Located halfway between Isfahan and Kerman and known for its handicrafts, silk weaving, inexplicable hot summer weather, famous wind towers (known as badgirs) and as one of the major strongholds of Persian Zoroastrian culture, Yazd is one of Iran’s lesser-known and fascinating cities.
Yazd is smack between the Dasht-e Kavir and Dash-e Lut deserts, making it seemingly isolated, though this actually isn’t the case. The city is well known throughout history as a key trading post. In fact in 1272, the Venetian explorer Marco Polo visited Yazd and mentioned the city’s weavers as well as the fine quality of silk that they were producing.
Brief History of Yazd
As far as we know, Yazd was inhabited at least 5000 years ago. In Median times the settlement was called Ysatis. The current name, Yazd, is believed to be derived from Yazdegerd, one of three rulers of the Sasanian dynasty. After the defeat by the Arabs of the last Sasanian monarch (named coincidently Yazdegerd III), many Zoroastrians and other Persians fled to the city for refuge. The area remained a center of Zoroastrian culture for centuries until the Mongol invasions.
Fortunately for Yazd, the city and the surrounding areas were more or less overlooked by the Mongols and mostly spared from their slaughter. This is probably why Yazd was still not only intact, but also quite prosperous when Marco Polo visited. He described the city as “another beautiful great trading city of Persia. The silk woven there is also called Yazd and is much in demand by merchants who make a lot of money by taking it all over the world.” 1
History in a way repeated itself about a century later when Tamerlane conquered the same area but spared the city after Yazd’s then governor surrendered to him peacefully. The collection of taxes from a prosperous and industrious people was probably more important to Tamerlane than increasing the number of people he had killed (which was a lot since Tamerlane, like Genghis Khan, was also a brutal conqueror). During the 14th century, Yazd served as the capital of the Muzaffarid Dynasty.
Like all things, Yazd’s prosperity also began to fade and then came to a halt after the Afghan invasions of the 1800s decimated large parts of the city and its population. The city became a backwater town during Qajar times and was considered too remote to be of much importance and hence, many Zoroastrians once again migrated here. It was not until the 20th century when the city was connected by railroad with Tehran that it began to come back to life. Today, Yazd is a traditional and thriving city with inhabitants that are known for being both hospitable and clever.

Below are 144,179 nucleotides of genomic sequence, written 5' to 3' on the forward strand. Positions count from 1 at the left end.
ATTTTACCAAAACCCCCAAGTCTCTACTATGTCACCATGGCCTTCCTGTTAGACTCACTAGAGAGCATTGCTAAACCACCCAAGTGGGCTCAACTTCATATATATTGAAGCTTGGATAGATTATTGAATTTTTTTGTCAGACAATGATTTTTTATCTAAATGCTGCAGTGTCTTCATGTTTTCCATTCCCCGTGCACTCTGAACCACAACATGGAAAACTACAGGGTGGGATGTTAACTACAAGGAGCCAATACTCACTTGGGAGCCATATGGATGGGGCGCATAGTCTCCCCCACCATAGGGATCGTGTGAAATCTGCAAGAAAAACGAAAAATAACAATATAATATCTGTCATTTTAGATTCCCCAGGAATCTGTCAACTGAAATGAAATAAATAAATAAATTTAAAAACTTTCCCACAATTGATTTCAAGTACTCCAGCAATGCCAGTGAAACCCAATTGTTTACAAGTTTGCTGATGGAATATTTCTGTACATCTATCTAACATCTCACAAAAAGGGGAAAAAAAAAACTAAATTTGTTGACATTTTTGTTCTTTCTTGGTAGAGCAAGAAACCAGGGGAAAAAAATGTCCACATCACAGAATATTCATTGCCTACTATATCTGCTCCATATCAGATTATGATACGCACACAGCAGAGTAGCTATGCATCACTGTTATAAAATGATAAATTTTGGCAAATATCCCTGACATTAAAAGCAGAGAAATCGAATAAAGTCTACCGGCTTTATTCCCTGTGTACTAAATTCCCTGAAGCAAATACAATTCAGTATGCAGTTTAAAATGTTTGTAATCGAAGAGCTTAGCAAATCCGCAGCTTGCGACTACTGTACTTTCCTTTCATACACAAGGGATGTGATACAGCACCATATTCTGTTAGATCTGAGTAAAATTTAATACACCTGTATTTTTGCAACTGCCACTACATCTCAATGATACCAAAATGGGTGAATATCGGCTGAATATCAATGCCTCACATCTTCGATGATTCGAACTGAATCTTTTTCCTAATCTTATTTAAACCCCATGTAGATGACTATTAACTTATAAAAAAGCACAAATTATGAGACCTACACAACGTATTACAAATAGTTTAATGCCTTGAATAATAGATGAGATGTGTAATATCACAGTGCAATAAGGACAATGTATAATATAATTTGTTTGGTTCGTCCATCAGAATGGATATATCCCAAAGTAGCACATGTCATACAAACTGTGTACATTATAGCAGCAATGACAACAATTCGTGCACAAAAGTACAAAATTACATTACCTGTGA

Sites of Interest/Historical Importance in Yazd
At first glance, Yazd may not look like the liveliest of cities. The tall stone walls encircling the ubiquitous mud brick houses and narrow lanes (known as kuches) that seem to make up the vast majority of structures here easily allow the city to blend in with the surrounding desert. Appearances though are deceiving as behind these walls are ornate courtyards, gardens, colorful dwellings and teahouses where the Yazdis, as people of Yazd are called, carry on with their daily lives and businesses.
Zoroastrian Sites of Yazd
What really makes Yazd unique is its history as a center of Zoroastrianism in Iran. Before Tehran became the capital, many Zoroastrians in Iran lived in and around Yazd for centuries. In fact, it was one of the few places with a majority Zoroastrian population in Iran until a few hundred years ago. Thus, let’s start with the few Zoroastrian sites in and around the city that are still left to explore.